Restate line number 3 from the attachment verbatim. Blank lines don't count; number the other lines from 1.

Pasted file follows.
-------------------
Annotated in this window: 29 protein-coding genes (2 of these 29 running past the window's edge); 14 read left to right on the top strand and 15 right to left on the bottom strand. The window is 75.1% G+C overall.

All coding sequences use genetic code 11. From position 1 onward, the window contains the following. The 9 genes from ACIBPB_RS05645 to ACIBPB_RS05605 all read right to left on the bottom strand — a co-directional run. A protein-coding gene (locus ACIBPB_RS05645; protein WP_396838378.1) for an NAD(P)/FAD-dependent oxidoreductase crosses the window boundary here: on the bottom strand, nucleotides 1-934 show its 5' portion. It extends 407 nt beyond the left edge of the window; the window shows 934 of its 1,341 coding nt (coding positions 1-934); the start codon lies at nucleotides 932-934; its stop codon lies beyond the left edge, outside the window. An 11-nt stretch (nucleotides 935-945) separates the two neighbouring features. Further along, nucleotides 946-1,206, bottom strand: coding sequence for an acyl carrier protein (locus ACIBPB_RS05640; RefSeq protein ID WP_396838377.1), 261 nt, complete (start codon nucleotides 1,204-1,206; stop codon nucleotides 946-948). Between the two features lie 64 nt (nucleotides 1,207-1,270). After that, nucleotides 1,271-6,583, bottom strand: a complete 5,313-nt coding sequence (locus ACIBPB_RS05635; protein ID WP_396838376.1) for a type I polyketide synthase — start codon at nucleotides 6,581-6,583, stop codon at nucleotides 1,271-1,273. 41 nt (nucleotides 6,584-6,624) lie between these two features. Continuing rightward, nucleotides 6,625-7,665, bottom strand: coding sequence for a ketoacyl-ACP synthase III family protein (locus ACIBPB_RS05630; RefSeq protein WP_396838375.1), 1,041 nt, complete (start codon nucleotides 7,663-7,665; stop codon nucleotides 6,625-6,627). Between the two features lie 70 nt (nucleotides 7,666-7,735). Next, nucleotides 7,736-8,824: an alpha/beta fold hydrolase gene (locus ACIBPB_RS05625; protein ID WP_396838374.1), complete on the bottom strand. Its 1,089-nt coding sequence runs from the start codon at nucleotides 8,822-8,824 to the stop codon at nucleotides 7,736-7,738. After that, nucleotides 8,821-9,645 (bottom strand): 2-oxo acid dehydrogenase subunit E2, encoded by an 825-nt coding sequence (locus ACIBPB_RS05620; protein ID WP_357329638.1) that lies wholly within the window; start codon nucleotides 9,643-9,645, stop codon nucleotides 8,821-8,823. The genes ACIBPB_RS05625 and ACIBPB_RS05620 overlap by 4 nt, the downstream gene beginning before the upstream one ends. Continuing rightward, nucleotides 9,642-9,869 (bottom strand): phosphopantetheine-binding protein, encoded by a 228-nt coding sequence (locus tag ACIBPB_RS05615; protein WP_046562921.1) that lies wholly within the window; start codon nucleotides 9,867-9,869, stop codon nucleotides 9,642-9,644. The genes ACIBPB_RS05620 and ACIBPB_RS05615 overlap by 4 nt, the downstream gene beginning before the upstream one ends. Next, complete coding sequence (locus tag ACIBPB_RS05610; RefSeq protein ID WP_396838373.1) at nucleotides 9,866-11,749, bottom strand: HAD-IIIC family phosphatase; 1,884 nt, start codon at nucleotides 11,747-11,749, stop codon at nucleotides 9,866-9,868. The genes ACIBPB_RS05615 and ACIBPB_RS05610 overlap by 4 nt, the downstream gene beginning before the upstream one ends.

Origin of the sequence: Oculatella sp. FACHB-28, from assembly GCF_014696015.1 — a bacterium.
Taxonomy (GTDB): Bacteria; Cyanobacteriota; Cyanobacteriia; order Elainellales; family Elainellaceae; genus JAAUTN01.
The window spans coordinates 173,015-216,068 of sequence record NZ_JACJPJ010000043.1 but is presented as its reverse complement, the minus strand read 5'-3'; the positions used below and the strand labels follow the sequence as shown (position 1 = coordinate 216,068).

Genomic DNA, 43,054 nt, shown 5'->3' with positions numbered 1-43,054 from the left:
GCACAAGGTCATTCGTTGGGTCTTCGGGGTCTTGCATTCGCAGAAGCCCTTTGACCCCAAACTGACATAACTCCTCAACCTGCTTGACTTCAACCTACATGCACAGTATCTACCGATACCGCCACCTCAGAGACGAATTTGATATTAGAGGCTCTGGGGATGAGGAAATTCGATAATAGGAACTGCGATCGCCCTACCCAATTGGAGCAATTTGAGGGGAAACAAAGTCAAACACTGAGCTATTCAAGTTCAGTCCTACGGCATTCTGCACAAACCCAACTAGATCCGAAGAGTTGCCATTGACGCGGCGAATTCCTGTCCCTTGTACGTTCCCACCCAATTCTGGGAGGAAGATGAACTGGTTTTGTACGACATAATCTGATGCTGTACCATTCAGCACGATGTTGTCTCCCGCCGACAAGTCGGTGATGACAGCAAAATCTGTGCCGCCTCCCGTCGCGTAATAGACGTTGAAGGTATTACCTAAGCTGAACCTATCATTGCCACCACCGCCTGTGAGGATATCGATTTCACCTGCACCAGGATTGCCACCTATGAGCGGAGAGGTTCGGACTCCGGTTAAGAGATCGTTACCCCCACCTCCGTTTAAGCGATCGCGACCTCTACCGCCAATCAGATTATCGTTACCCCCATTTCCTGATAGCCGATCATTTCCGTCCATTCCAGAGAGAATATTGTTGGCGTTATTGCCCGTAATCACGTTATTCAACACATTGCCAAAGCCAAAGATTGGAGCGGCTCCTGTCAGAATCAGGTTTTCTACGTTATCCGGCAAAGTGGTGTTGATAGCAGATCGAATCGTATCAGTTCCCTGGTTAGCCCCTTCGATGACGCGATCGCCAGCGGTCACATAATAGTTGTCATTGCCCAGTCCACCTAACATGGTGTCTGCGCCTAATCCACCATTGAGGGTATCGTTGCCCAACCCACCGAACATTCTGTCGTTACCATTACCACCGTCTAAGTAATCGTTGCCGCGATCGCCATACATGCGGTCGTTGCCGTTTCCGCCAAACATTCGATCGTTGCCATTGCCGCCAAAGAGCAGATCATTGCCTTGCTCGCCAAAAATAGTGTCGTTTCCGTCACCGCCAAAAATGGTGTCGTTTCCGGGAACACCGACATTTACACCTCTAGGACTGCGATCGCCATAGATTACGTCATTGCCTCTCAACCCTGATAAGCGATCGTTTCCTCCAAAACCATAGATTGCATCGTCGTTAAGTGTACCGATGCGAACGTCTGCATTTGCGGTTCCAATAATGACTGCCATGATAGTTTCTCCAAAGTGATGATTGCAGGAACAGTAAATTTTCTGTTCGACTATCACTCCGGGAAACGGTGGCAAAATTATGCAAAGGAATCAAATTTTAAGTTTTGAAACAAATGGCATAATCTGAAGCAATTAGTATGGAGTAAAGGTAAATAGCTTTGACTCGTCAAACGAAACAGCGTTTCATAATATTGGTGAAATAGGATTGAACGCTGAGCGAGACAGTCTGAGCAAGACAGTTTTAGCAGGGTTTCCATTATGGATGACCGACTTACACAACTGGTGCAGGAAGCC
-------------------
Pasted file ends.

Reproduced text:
Origin of the sequence: Oculatella sp. FACHB-28, from assembly GCF_014696015.1 — a bacterium.